Dallas, Texas – September 21 : The City of Dallas is the first major city to set goals to go above and beyond environmental requirements as part of EPA’s National Environmental Performance Track.
Dallas joins the Performance Track program with 42 other new members that include facilities from across the country.
“Performance Track members are raising the bar when it comes to environmental stewardship,” said EPA Regional Administrator Richard E. Greene. “By setting high goals that go beyond compliance with regulations, members are delivering real results that will preserve and protect our natural resources.”
Dallas, for example, the first large city government to become a member of the program, intends to reduce water use at all city sites by five percent over a three-year period, a reduction of 49 million gallons of water used.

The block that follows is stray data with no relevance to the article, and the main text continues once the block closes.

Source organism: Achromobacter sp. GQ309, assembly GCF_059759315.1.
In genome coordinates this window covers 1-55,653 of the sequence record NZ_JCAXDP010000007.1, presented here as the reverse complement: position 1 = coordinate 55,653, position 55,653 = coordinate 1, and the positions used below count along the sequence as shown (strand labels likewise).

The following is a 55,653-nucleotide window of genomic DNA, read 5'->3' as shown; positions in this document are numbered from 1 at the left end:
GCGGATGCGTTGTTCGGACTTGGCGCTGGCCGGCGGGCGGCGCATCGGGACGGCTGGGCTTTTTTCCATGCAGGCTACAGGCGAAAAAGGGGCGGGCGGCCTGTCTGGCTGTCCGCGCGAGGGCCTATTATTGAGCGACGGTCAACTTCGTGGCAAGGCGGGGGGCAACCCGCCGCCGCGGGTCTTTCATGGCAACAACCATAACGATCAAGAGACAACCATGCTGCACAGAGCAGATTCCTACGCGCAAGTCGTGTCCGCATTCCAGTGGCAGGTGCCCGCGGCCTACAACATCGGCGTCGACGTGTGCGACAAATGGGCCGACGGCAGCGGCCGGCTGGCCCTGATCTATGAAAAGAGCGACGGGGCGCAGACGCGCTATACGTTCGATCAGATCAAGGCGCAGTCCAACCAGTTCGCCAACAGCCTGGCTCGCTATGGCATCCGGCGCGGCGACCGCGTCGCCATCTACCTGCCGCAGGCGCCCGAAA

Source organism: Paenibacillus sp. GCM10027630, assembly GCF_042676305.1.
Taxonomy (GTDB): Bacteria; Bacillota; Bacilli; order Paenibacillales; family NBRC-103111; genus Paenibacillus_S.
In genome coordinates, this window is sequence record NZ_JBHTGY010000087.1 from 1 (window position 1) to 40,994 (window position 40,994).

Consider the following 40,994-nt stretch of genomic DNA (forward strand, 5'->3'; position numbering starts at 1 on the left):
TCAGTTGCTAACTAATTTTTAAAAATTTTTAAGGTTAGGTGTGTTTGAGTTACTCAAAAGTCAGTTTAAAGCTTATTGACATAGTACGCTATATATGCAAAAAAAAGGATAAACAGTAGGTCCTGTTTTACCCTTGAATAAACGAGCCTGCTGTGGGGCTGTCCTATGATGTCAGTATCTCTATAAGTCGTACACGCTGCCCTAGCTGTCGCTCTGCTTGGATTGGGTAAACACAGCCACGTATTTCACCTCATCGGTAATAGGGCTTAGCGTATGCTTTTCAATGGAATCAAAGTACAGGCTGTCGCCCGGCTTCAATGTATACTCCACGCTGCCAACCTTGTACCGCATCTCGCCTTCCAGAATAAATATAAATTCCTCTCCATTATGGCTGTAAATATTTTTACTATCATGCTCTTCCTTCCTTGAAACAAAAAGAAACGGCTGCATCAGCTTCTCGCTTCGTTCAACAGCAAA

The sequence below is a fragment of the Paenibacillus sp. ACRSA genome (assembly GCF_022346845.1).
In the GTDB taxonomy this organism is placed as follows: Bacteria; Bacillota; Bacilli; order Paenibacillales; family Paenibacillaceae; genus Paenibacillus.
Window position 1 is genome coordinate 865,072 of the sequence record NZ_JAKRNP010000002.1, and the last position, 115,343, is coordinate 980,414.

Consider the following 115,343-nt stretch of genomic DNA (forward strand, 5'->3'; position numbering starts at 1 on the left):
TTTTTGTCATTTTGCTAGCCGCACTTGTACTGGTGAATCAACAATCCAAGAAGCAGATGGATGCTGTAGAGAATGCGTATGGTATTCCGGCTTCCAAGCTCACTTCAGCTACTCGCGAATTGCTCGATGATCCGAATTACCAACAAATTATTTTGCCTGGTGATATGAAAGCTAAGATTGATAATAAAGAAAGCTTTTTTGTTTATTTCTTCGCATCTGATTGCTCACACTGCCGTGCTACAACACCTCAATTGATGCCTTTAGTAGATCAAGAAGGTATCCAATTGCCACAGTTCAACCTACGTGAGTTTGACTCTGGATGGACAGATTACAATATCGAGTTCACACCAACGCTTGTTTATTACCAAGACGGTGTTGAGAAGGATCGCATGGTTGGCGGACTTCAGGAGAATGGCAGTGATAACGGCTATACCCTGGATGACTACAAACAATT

Other new Performance Track members from Texas include Dyess Air Force Base in Abilene, Goss International Americas Inc. – Fort Worth, Rio Grande Village Store & RV Park in Big Bend National Park, Rough Canyon Marina, LLC in Del Rio, and Southfork Ranch in Parker.
Both public and private individual facilities may apply for Performance Track membership, with some companies having multiple facilities in the program. Performance Track members represent a wide range of industries, including government, electronics, chemical products, pharmaceuticals, and rubber and plastics.
This latest group of Performance Track members was accepted from applications submitted in Spring 2008. To earn membership, applicants must demonstrate and commit to maintaining a strong record of environmental compliance, set three-year goals for continuous improvements in environmental performance beyond their legal requirements, have internal systems in place to manage environmental impacts, engage in community outreach and consistently report results.
Since the launch of the program in 2000, Performance Track members have set more than 4,000 goals to benefit the environment. As a result, they have reported greenhouse gas reductions of 310,000 metric tons of carbon dioxide equivalent, reductions in nitrogen oxides of 13,000 tons, and reductions of hazardous waste of 52,000 tons.